Why Cyber Security needs to be seen as a business risk – not just an IT problem
It seems like almost every week now there’s another high-profile and highly-damaging cyber security breach. In May, we witnessed a massive global ransomware attack that impacted thousands of businesses, for instance, while a breach of US credit rating agency Equifax exposed sensitive personal information from nearly half of the US population.
Security through obscurity is no protection, with malware and ransomware constantly disguised as legitimate business emails and Distributed Denial of Service (DDoS) attacks often affecting large numbers of small and medium-sized businesses that share the same Web host platform.
Telstra’s Cyber Security Whitepaper research found that some 59 percent of businesses across Asia and Australia detected business-interrupting security breaches on a monthly basis in 2016. Another survey, by the Ponemon Institute, found that an organisation has a one in four chance of experiencing a material data breach over the next two years, with the average total cost per breach at US$3.62 million. And these breaches often occur within minutes of an attack starting, according to security company Palo Alto Networks.
It’s no surprise, then, that cyber security factored large at the 2017 Telstra Vantage.
Numerous exhibitors were showcasing secure public and private cloud services, while a few focused on DDoS protection and several others offered platforms and tools built around network security and/or managed security services. There was even a company offering facial recognition solutions for automated staff time and attendance reporting (and other internal business things that could benefit from biometric security) and real-time analytics for customer insights and personalisation.
There was a big stress across the show floor on automation — on automated network monitoring and threat filtering, to whittle down several hundred thousand potential threats to a manageable subset of half a dozen that require the attention of security staff, and on automated provisioning of security certificates, among other things.
But the main trend on show was for a shift to secure cloud-based data and applications with managed network security and tight collaboration between the customer, the government, and the service provider’s security operations centres.
Collaboration is key
Cyber threats have now reached a scale and magnitude that’s beyond any one organisation to manage. Vigilance is no longer enough, Telstra’s Asia Pacific Chief Information Security Officer Berin Lautenbach emphasised during a talk at Vantage. You can’t just look for virus signatures and other known threats; the danger now lies in the unknown, the unusual activity and unrecognised software and infrastructure exploits.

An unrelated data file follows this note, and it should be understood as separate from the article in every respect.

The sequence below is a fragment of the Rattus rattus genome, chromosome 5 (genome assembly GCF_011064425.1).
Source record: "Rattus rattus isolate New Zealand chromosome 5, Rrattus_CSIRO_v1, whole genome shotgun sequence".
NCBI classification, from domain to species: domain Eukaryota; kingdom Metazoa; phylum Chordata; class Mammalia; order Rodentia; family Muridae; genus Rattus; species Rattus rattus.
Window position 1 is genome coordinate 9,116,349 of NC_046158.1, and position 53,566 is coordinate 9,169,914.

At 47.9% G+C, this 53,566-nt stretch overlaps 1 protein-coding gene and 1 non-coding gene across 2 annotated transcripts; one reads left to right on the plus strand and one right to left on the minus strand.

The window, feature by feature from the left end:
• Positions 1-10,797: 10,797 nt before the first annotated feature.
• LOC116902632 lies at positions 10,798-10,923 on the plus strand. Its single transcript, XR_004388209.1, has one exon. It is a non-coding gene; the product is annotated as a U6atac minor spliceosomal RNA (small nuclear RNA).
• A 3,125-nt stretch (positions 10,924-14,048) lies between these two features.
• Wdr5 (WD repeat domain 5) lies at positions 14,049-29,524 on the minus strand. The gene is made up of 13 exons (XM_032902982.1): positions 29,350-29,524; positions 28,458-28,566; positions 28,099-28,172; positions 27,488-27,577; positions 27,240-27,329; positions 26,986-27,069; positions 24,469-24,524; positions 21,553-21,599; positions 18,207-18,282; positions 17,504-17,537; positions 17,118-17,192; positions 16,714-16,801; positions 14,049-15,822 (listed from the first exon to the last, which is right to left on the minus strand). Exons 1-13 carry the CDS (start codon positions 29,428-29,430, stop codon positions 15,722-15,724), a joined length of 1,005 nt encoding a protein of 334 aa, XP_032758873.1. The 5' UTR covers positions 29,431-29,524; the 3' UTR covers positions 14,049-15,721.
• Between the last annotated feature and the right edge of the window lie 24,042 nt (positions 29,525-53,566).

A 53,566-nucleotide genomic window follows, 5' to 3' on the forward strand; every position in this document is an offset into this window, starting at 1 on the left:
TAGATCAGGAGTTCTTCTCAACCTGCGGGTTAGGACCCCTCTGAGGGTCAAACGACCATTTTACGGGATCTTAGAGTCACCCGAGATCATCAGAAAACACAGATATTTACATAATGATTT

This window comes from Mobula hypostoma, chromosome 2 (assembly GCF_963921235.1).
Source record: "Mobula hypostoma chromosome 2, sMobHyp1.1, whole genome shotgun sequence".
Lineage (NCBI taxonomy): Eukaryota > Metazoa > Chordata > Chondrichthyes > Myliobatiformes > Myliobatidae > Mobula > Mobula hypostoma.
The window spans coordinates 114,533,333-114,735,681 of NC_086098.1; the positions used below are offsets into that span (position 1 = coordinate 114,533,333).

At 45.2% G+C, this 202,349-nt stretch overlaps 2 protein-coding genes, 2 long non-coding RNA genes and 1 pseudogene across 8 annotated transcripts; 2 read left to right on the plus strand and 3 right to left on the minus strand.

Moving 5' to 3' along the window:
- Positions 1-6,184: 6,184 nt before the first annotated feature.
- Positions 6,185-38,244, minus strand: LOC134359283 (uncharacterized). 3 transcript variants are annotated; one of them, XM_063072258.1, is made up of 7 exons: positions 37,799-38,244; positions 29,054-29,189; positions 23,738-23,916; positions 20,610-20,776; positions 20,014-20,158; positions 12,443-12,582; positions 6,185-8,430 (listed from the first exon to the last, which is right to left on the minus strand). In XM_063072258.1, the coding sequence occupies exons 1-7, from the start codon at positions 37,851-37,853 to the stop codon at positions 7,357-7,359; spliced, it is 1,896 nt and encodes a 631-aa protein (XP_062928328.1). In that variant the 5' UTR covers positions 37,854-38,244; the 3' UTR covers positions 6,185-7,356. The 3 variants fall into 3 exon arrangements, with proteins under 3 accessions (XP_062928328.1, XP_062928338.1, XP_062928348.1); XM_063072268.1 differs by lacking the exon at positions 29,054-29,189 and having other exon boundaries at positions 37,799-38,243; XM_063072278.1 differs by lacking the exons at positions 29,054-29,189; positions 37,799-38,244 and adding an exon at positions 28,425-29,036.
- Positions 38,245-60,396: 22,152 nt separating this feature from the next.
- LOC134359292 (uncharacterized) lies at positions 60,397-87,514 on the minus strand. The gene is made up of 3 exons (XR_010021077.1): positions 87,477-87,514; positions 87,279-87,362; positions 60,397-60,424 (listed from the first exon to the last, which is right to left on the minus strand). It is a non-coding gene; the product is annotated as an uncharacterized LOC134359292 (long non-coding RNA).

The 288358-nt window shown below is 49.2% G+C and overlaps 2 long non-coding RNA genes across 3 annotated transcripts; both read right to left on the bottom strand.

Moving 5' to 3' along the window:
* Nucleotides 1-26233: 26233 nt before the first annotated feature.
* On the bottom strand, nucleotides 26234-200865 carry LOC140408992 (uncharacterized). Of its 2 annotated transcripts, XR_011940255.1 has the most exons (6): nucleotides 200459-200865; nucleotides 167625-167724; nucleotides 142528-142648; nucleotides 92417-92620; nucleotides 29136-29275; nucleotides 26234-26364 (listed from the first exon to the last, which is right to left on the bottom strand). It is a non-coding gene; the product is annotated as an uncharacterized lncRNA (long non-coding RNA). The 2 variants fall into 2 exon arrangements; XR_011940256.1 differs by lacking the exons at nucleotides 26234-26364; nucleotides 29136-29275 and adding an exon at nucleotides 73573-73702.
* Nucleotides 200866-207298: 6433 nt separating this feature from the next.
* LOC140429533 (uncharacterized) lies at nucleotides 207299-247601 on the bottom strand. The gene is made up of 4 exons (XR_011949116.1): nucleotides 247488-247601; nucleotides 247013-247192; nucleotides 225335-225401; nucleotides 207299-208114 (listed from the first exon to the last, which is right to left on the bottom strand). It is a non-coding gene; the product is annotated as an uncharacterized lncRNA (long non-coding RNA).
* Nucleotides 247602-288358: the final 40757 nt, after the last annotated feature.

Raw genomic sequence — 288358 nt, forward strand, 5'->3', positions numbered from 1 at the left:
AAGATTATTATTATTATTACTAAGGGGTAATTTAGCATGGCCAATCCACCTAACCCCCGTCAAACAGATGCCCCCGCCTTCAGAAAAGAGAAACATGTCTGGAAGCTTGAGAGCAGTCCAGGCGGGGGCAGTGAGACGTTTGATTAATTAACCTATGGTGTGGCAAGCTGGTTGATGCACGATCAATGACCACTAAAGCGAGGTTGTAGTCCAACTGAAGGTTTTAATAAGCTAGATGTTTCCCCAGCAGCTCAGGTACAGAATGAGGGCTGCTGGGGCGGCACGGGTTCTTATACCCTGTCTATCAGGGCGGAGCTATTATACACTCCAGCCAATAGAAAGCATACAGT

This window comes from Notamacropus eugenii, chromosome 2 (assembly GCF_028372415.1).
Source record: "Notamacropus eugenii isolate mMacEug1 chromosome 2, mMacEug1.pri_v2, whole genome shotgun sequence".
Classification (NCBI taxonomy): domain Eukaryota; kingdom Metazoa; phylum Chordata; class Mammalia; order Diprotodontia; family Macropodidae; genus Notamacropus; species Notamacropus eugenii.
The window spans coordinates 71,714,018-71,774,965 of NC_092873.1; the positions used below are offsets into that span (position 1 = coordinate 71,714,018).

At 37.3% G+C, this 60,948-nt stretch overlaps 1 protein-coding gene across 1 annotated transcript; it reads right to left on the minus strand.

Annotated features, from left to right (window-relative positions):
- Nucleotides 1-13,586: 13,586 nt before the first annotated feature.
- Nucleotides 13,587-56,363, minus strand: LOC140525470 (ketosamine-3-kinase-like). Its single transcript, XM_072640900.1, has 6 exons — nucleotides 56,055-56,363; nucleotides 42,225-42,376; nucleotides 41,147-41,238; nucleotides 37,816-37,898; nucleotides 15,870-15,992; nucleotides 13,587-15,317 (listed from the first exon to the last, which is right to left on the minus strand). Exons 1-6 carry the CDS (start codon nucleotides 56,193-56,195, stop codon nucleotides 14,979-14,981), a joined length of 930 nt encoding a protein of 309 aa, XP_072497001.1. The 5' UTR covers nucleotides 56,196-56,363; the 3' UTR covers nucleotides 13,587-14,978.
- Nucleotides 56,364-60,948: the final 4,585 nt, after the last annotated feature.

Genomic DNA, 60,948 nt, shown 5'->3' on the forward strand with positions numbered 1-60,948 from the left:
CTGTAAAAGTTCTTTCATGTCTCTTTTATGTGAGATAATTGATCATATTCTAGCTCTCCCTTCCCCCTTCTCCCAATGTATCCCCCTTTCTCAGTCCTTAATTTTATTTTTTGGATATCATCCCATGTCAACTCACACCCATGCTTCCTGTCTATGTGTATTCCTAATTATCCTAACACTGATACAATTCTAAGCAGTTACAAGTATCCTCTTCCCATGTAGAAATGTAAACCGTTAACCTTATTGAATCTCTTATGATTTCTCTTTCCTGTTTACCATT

The future of cyber security is collaborative — everyone sharing their security knowledge with the government and working together to rapidly identify and respond to threats. Telstra is looking to be a leader in this space. In August, Telstra officially opened its first two Security Operations Centres — one in Sydney and the other in Melbourne, with additional locations around the world planned for 2018.
Managed security services are traditionally the realm of large enterprise and government, but Telstra hopes to bring mid-sized companies into the fold in order to develop a kind of cyber herd immunity — to reduce the risks for everyone by gaining more data points and learning more about the strategies and techniques used by cyber criminals.
Cyber security risks start inside a company
All of these security measures may be moot if the people working for an organisation become lax in their security practices. The Ponemon Institute’s cost of data breach study found that 25 percent of data breaches were caused by negligent employees or contractors.
It’s not just about educating the core workforce, either, but also the senior executives and board members of an organisation — who need to see that security is a business risk.
Lautenbach said that IT staff around the world have twice failed to get this idea across. The first time, more than a decade ago, they went too technical, while the second time they dumbed it down to something along the lines of “it’s scary and you need to give us money.” This time, he explained, we need to make it about asking the right questions — beginning with “what’s important to the company?”
By getting every level of an organisation on board with the same cyber security strategy, Lautenbach stressed that it becomes easier to manage risk. Not only in preventing breaches but also in responding to them, at which point consistent messaging becomes vital to retain customer trust.
The opposition works as a team, he said, so it’s incumbent on technology companies to do the same.